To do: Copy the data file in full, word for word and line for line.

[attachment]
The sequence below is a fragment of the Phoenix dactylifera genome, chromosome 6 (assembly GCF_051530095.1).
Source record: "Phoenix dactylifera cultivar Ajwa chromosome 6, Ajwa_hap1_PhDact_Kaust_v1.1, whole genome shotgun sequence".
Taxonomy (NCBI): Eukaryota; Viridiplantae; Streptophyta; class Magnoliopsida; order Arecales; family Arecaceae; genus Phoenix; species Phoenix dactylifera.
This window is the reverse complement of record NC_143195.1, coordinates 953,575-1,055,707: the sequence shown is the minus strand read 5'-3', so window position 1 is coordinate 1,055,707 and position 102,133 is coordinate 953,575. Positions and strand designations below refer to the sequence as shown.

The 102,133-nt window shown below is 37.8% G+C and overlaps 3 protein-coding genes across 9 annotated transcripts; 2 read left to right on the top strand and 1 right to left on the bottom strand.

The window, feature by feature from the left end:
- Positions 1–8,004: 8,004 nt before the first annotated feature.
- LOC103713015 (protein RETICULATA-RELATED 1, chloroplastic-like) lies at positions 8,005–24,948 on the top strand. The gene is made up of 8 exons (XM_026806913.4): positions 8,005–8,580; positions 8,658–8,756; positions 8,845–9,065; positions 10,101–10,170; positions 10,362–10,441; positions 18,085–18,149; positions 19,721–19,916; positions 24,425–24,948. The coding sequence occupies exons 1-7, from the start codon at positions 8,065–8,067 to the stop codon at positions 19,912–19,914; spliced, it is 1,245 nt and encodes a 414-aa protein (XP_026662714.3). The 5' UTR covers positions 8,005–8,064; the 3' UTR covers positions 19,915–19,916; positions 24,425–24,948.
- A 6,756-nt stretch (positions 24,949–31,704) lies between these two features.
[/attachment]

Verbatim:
The sequence below is a fragment of the Phoenix dactylifera genome, chromosome 6 (assembly GCF_051530095.1).
Source record: "Phoenix dactylifera cultivar Ajwa chromosome 6, Ajwa_hap1_PhDact_Kaust_v1.1, whole genome shotgun sequence".
Taxonomy (NCBI): Eukaryota; Viridiplantae; Streptophyta; class Magnoliopsida; order Arecales; family Arecaceae; genus Phoenix; species Phoenix dactylifera.
This window is the reverse complement of record NC_143195.1, coordinates 953,575-1,055,707: the sequence shown is the minus strand read 5'-3', so window position 1 is coordinate 1,055,707 and position 102,133 is coordinate 953,575. Positions and strand designations below refer to the sequence as shown.

The 102,133-nt window shown below is 37.8% G+C and overlaps 3 protein-coding genes across 9 annotated transcripts; 2 read left to right on the top strand and 1 right to left on the bottom strand.

The window, feature by feature from the left end:
- Positions 1–8,004: 8,004 nt before the first annotated feature.
- LOC103713015 (protein RETICULATA-RELATED 1, chloroplastic-like) lies at positions 8,005–24,948 on the top strand. The gene is made up of 8 exons (XM_026806913.4): positions 8,005–8,580; positions 8,658–8,756; positions 8,845–9,065; positions 10,101–10,170; positions 10,362–10,441; positions 18,085–18,149; positions 19,721–19,916; positions 24,425–24,948. The coding sequence occupies exons 1-7, from the start codon at positions 8,065–8,067 to the stop codon at positions 19,912–19,914; spliced, it is 1,245 nt and encodes a 414-aa protein (XP_026662714.3). The 5' UTR covers positions 8,005–8,064; the 3' UTR covers positions 19,915–19,916; positions 24,425–24,948.
- A 6,756-nt stretch (positions 24,949–31,704) lies between these two features.